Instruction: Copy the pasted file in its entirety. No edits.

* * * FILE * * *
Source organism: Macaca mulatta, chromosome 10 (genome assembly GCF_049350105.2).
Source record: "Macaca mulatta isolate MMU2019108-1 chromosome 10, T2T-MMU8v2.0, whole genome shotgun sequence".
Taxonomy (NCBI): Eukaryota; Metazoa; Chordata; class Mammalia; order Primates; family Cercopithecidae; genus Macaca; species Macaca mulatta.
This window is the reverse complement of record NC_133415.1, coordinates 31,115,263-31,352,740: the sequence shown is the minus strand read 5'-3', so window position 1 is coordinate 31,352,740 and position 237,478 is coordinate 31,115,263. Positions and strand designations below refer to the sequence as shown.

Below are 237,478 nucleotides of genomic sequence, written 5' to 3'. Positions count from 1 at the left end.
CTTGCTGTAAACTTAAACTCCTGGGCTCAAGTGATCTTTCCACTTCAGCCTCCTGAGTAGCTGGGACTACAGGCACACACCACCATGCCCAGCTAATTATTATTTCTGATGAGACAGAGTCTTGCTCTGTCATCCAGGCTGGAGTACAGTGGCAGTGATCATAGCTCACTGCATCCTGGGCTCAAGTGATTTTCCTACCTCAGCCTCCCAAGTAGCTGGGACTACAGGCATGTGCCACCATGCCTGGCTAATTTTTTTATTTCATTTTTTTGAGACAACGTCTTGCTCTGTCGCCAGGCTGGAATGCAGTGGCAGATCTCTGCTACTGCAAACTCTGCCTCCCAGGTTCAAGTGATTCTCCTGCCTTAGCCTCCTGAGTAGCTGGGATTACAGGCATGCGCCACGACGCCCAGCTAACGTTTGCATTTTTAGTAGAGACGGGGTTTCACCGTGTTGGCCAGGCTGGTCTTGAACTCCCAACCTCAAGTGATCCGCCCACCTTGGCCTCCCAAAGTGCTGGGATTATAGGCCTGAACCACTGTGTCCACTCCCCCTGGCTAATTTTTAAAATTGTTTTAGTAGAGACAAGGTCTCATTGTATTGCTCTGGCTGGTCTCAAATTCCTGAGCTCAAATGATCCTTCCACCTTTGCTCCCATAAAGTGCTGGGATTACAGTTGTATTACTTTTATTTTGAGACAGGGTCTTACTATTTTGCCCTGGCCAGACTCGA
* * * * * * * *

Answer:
Source organism: Macaca mulatta, chromosome 10 (genome assembly GCF_049350105.2).
Source record: "Macaca mulatta isolate MMU2019108-1 chromosome 10, T2T-MMU8v2.0, whole genome shotgun sequence".
Taxonomy (NCBI): Eukaryota; Metazoa; Chordata; class Mammalia; order Primates; family Cercopithecidae; genus Macaca; species Macaca mulatta.
This window is the reverse complement of record NC_133415.1, coordinates 31,115,263-31,352,740: the sequence shown is the minus strand read 5'-3', so window position 1 is coordinate 31,352,740 and position 237,478 is coordinate 31,115,263. Positions and strand designations below refer to the sequence as shown.

Below are 237,478 nucleotides of genomic sequence, written 5' to 3'. Positions count from 1 at the left end.
CTTGCTGTAAACTTAAACTCCTGGGCTCAAGTGATCTTTCCACTTCAGCCTCCTGAGTAGCTGGGACTACAGGCACACACCACCATGCCCAGCTAATTATTATTTCTGATGAGACAGAGTCTTGCTCTGTCATCCAGGCTGGAGTACAGTGGCAGTGATCATAGCTCACTGCATCCTGGGCTCAAGTGATTTTCCTACCTCAGCCTCCCAAGTAGCTGGGACTACAGGCATGTGCCACCATGCCTGGCTAATTTTTTTATTTCATTTTTTTGAGACAACGTCTTGCTCTGTCGCCAGGCTGGAATGCAGTGGCAGATCTCTGCTACTGCAAACTCTGCCTCCCAGGTTCAAGTGATTCTCCTGCCTTAGCCTCCTGAGTAGCTGGGATTACAGGCATGCGCCACGACGCCCAGCTAACGTTTGCATTTTTAGTAGAGACGGGGTTTCACCGTGTTGGCCAGGCTGGTCTTGAACTCCCAACCTCAAGTGATCCGCCCACCTTGGCCTCCCAAAGTGCTGGGATTATAGGCCTGAACCACTGTGTCCACTCCCCCTGGCTAATTTTTAAAATTGTTTTAGTAGAGACAAGGTCTCATTGTATTGCTCTGGCTGGTCTCAAATTCCTGAGCTCAAATGATCCTTCCACCTTTGCTCCCATAAAGTGCTGGGATTACAGTTGTATTACTTTTATTTTGAGACAGGGTCTTACTATTTTGCCCTGGCCAGACTCGA